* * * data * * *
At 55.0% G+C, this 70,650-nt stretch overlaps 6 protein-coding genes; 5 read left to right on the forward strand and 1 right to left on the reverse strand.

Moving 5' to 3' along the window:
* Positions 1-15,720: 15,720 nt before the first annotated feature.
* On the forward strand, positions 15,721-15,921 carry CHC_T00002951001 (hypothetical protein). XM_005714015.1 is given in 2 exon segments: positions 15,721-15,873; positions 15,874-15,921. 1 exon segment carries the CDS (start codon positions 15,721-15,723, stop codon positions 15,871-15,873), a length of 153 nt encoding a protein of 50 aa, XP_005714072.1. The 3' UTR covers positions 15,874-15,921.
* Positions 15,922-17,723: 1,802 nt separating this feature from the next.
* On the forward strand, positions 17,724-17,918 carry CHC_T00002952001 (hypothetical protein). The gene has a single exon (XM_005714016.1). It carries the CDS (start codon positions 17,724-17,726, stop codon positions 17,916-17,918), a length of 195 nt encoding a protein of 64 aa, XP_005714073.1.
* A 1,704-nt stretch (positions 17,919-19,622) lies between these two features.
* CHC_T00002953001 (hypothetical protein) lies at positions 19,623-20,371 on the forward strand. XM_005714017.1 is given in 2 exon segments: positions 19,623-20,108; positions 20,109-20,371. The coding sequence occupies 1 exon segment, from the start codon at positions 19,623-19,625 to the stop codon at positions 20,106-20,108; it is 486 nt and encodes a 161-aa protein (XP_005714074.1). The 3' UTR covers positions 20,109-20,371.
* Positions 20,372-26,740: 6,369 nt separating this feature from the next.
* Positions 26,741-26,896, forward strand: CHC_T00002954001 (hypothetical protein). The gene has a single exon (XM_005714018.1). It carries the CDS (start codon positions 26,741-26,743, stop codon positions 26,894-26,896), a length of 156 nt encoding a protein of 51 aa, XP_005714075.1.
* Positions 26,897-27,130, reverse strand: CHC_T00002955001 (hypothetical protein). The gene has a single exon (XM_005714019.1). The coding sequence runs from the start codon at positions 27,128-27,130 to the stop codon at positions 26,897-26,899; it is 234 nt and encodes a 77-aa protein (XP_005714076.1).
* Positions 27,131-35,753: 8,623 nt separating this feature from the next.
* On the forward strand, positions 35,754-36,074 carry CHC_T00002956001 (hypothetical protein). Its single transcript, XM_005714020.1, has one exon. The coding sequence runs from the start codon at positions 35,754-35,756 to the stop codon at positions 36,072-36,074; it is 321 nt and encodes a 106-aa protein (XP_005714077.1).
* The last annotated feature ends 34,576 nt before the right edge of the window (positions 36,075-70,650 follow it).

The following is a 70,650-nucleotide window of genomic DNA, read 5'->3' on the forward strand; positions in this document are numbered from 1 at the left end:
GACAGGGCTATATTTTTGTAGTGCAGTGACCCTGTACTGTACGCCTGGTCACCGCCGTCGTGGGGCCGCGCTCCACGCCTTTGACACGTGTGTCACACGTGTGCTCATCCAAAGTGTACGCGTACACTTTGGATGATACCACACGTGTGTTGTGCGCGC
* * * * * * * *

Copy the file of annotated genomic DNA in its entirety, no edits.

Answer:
At 55.0% G+C, this 70,650-nt stretch overlaps 6 protein-coding genes; 5 read left to right on the forward strand and 1 right to left on the reverse strand.

Moving 5' to 3' along the window:
* Positions 1-15,720: 15,720 nt before the first annotated feature.
* On the forward strand, positions 15,721-15,921 carry CHC_T00002951001 (hypothetical protein). XM_005714015.1 is given in 2 exon segments: positions 15,721-15,873; positions 15,874-15,921. 1 exon segment carries the CDS (start codon positions 15,721-15,723, stop codon positions 15,871-15,873), a length of 153 nt encoding a protein of 50 aa, XP_005714072.1. The 3' UTR covers positions 15,874-15,921.
* Positions 15,922-17,723: 1,802 nt separating this feature from the next.
* On the forward strand, positions 17,724-17,918 carry CHC_T00002952001 (hypothetical protein). The gene has a single exon (XM_005714016.1). It carries the CDS (start codon positions 17,724-17,726, stop codon positions 17,916-17,918), a length of 195 nt encoding a protein of 64 aa, XP_005714073.1.
* A 1,704-nt stretch (positions 17,919-19,622) lies between these two features.
* CHC_T00002953001 (hypothetical protein) lies at positions 19,623-20,371 on the forward strand. XM_005714017.1 is given in 2 exon segments: positions 19,623-20,108; positions 20,109-20,371. The coding sequence occupies 1 exon segment, from the start codon at positions 19,623-19,625 to the stop codon at positions 20,106-20,108; it is 486 nt and encodes a 161-aa protein (XP_005714074.1). The 3' UTR covers positions 20,109-20,371.
* Positions 20,372-26,740: 6,369 nt separating this feature from the next.
* Positions 26,741-26,896, forward strand: CHC_T00002954001 (hypothetical protein). The gene has a single exon (XM_005714018.1). It carries the CDS (start codon positions 26,741-26,743, stop codon positions 26,894-26,896), a length of 156 nt encoding a protein of 51 aa, XP_005714075.1.
* Positions 26,897-27,130, reverse strand: CHC_T00002955001 (hypothetical protein). The gene has a single exon (XM_005714019.1). The coding sequence runs from the start codon at positions 27,128-27,130 to the stop codon at positions 26,897-26,899; it is 234 nt and encodes a 77-aa protein (XP_005714076.1).
* Positions 27,131-35,753: 8,623 nt separating this feature from the next.
* On the forward strand, positions 35,754-36,074 carry CHC_T00002956001 (hypothetical protein). Its single transcript, XM_005714020.1, has one exon. The coding sequence runs from the start codon at positions 35,754-35,756 to the stop codon at positions 36,072-36,074; it is 321 nt and encodes a 106-aa protein (XP_005714077.1).
* The last annotated feature ends 34,576 nt before the right edge of the window (positions 36,075-70,650 follow it).

The following is a 70,650-nucleotide window of genomic DNA, read 5'->3' on the forward strand; positions in this document are numbered from 1 at the left end:
GACAGGGCTATATTTTTGTAGTGCAGTGACCCTGTACTGTACGCCTGGTCACCGCCGTCGTGGGGCCGCGCTCCACGCCTTTGACACGTGTGTCACACGTGTGCTCATCCAAAGTGTACGCGTACACTTTGGATGATACCACACGTGTGTTGTGCGCGC